5.SHOOT IT : Designers hire and pay for photographers to shoot their finished projects and then don’t get the “rights” to use them on their websites. They often have to wait months for their projects to be featured in a magazine and even then might not get permission to use those images – even though the photographer wouldn’t have found that home to shoot without the designer.  Errrr hello! Stylists. I think we can help them out here!

This was a real surprise for me. I know there’s a better way and Emma and I are looking into an event specifically answering this problem. More on that in the future. Watch this space.

6.MAGAZINE HIERARCHY: Another belief many designers had was that there is a hierarchy within the magazine industry and that’s how to get into the right one. There’s not. Getting your project featured is more about who the homeowners are, where they live, what they spent and whether the editor of the magazine wants a home with bifold doors opening onto a reasonably sized garden or a colourful Victorian semi in Brixton. Most of the time it’s about ticking the right boxes.  This is a needle in the haystack moment. If the house you’re putting forward isn’t right for this mag and this issue, resend it in a few months. It might be the right timing later in the year!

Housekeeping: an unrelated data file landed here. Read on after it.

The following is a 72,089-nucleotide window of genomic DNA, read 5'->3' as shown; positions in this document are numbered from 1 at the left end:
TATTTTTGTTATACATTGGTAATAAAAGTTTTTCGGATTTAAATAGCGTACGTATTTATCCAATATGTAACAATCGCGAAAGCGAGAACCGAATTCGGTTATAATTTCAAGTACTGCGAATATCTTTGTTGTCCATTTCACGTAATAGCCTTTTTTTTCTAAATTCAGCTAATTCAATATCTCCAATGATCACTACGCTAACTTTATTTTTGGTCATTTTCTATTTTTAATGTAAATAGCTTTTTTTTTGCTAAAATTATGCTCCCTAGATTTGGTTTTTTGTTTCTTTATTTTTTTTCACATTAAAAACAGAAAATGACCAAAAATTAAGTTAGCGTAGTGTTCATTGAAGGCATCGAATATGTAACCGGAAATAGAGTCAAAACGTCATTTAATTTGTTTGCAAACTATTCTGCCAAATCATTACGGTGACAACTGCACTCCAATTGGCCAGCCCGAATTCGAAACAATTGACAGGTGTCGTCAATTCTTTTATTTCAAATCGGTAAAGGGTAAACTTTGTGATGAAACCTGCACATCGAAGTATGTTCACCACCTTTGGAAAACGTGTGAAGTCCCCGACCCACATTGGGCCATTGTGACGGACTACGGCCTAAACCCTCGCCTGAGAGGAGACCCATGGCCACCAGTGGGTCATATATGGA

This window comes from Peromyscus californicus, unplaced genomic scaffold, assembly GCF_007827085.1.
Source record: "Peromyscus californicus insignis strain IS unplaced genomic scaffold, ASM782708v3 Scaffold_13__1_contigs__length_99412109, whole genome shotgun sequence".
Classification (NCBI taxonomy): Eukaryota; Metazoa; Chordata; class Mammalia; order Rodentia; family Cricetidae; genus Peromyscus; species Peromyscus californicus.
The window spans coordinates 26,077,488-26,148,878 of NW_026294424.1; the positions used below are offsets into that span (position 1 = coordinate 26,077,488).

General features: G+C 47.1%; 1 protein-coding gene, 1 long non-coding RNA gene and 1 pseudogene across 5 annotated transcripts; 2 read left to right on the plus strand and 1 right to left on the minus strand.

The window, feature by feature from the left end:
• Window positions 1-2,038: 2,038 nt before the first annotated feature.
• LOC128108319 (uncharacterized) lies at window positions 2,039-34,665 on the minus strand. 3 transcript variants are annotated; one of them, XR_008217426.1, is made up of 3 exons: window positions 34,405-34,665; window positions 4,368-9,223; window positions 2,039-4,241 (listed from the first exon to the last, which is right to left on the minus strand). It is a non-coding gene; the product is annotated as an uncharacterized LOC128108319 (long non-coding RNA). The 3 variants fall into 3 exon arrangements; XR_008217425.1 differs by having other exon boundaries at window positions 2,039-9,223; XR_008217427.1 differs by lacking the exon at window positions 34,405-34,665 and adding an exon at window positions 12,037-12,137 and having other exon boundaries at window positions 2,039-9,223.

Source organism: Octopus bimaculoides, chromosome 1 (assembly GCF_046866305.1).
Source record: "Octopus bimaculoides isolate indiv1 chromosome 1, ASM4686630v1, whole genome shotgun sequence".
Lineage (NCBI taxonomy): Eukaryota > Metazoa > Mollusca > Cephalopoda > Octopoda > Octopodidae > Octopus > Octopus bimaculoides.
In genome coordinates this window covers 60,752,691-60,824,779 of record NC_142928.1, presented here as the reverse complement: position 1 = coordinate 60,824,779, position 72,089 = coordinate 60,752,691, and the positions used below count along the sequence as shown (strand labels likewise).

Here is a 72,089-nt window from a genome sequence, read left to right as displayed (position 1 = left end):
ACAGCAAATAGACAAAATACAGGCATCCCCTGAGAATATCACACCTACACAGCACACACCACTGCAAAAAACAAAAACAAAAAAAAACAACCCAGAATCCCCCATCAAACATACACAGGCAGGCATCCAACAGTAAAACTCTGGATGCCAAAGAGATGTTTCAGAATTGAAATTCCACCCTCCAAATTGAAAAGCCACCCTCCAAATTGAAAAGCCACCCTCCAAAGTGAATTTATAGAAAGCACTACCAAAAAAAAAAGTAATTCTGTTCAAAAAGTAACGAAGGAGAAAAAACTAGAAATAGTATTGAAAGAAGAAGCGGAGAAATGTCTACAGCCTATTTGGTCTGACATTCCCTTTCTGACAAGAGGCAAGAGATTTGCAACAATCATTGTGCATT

7.WE WANT MORE: Perhaps the least surprising thing that came up from the event is how much we all love to find a new interior brand to include in our projects whether it’s a new linen fabric, stunningly designed wallpaper, kids illustrated wallpaper, clever wall mouldings or bespoke rugs. We want fresh new ideas that the editor or home owner hasn’t seen before. THAT’S the inspiration! None of us can get enough of interiors and that’s the way it’s going to stay!

The NExt Stylish Supper Club

So, in all the event was a massive learning and connecting success. We’ve had so many lovely messages from guests who attended and people who wished they could have been there. (sorry for the FOMO. It was not our intention) 

We’ve got a few more events in the pipeline – and not just brunch or supper cubs either. But for now, we’re just sharing our next event which is a bigger one. A supper club on 10th September at Halcyon Interiors.  Save the date and pop over to the Eventbrite page if you want to get your ticket and come and mix with a friendly, growing interiors community.

We’d love to see you there!

Till next time. Bye for now.

Em x

Emma Merry Emma Morton-Turner The Stylish Supper Club